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Habitat recipient overjoyed at new home

By JILL MOON
The Telegraph - Click Here to read the original article!

Home blessing

For The Telegraph/JAMES B. RITTER

ALTON -More than a year ago, Shelby Maholland embarked upon fulfilling the American dream of having her own home for her young family.

The single mom stood in her new house in the 1100 block of Wallace Street in Alton, while Alton Area Habitat for Humanity board members, volunteers and friends blessed the house at a home dedication Sunday. Maholland learned about Alton Area Habitat for Humanity after she read in a newspaper about how the nonprofit organization helped a Roxana woman get a house with a no-interest, affordable mortgage.

Maholland Googled the name of the national organization and learned about the Alton Area Habitat for Humanity group, called them up, and they put her name on a list for consideration during the selection process for their next new construction project. Since then, her family of two, made up of Maholland and her son Rylan, 4, grew to include her 6-month-old son, Braylon.

At the time, she rented a small house. But Maholland, who works at Saint Anthony's Physicians Group on the campus of Saint Anthony's Health Center, stood proudly Sunday in a new, spacious inviting abode.

After Upper Alton Baptist Church's the Rev. Brad Donoho, who also is the Alton Area Habitat for Humanity Family Committee chair, led Sunday's home dedication and prayer, he invited Maholland to address the guests standing in her living room. The Family Committee is involved in choosing a Habitat for Humanity house recipient through a selection process, which began last spring, and by mid-summer they chose Maholland.

"Yes, I'm trying not to cry," she said, as she choked up, when Donoho asked if she wanted to speak. "Without you guys, I wouldn't be able to live in a home this nice as young as I am; I appreciate each and every one of you from the bottom of my heart."

The three criteria that recipients must meet are: the need for adequate housing; the ability to pay the mortgage, although it's reduced because of volunteer support and it's interest-free; and willingness to partner with Habitat for Humanity by learning different aspects of owning a home, doing handiwork and putting in 300 sweat equity hours. Family and friends can fulfill some of those hours for the recipients.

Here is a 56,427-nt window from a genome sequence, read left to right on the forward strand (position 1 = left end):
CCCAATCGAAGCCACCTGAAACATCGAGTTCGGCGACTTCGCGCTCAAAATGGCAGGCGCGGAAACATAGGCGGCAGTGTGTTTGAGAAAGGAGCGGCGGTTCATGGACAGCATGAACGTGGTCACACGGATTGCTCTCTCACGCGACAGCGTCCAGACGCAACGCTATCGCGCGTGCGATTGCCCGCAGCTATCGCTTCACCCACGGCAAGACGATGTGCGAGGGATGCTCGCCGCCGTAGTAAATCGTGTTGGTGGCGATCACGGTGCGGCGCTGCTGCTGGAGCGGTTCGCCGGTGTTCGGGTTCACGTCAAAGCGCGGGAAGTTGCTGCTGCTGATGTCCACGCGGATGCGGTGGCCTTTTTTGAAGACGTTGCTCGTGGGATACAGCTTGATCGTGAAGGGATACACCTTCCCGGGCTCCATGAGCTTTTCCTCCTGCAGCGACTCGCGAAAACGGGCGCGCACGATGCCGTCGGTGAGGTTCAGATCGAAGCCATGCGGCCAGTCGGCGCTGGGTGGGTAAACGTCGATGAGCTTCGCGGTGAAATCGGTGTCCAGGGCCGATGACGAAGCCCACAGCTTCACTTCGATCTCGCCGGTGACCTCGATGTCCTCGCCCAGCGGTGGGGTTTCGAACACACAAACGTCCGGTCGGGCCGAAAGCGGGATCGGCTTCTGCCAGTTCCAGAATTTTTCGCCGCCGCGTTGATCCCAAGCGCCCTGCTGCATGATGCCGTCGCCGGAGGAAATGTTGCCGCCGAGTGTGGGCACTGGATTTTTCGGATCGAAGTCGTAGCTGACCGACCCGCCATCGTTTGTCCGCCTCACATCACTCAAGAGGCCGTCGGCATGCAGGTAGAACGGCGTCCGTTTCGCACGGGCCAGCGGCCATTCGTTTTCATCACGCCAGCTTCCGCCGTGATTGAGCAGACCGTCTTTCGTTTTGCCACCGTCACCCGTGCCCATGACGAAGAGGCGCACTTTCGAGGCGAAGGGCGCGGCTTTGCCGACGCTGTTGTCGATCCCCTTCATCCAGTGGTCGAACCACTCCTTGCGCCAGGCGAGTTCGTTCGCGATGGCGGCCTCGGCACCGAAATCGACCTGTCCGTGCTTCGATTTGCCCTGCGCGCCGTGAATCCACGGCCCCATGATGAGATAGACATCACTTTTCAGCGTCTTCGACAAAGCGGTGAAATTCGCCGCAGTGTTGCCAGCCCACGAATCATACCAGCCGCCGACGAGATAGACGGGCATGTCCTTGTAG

During the dedication ceremony, all present were invited to lay hands on the house while Donoho pronounced the blessings for the house and each of its rooms.

During the litany of dedication, guests of different denominations responded after each pronouncement, "We dedicate this home, God." They followed the litany with the Lord's Prayer, and each person said the prayer as they learned it within their denominations.

After Donoho presented Maholland with a Bible for the whole family, he gave Maholland a second Bible, written for children.

Maholland's oldest son cut ribbons that were Habitat for Humanity's signature colors - green and blue - and stretched across the hallway leading to the bedrooms and bathroom.

"She's so resourceful; that's why I'm so proud of her," Maholland's best friend, Amanda Frey, said as she held Maholland's youngest son. "She's got it together and always doing things for her kids. I watch how hard she works."

As has almost become a tradition for Alton Area Habitat for Humanity, The Women's Missionary Union of Illinois, made up of Baptist women from around the state, built the 1,170-square-foot home for Maholland. They also built the Alton group's previous projects for its recipients.

"They did all the work; 19 women worked that week," Alton Area Habitat for Humanity President Jim Hanlon said. "They like working with our group around here."

Last year, the Alton group did a rehabilitation project with Lewis and Clark Community College, and three years ago they built their first new house in Alton.

Volunteers laid the foundation for Maholland's house last Aug. 25, and construction began a few weeks later on Sept. 10. The Alton area group included foam insulation in Maholland's house, thanks to a grant from Phillips 66.

"It's 50 percent better than conventional insulation, and we could do that because of their generosity," Hanlon said.

He also thanked the city of Alton, the city's Zoning Board and the Alton Street Department for their help during construction.

Now, Alton Area Habitat for Humanity will refocus its efforts on fund-raising for its next either new build or rehabilitation project.

"Our goal is to do one project a year," Hanlon said.

The group is negotiating for the lot next to Maholland's house.

For more information about Alton Area Habitat for Humanity, visit the website at www.altonhabitat.org.

jmoon@thetelegraph.com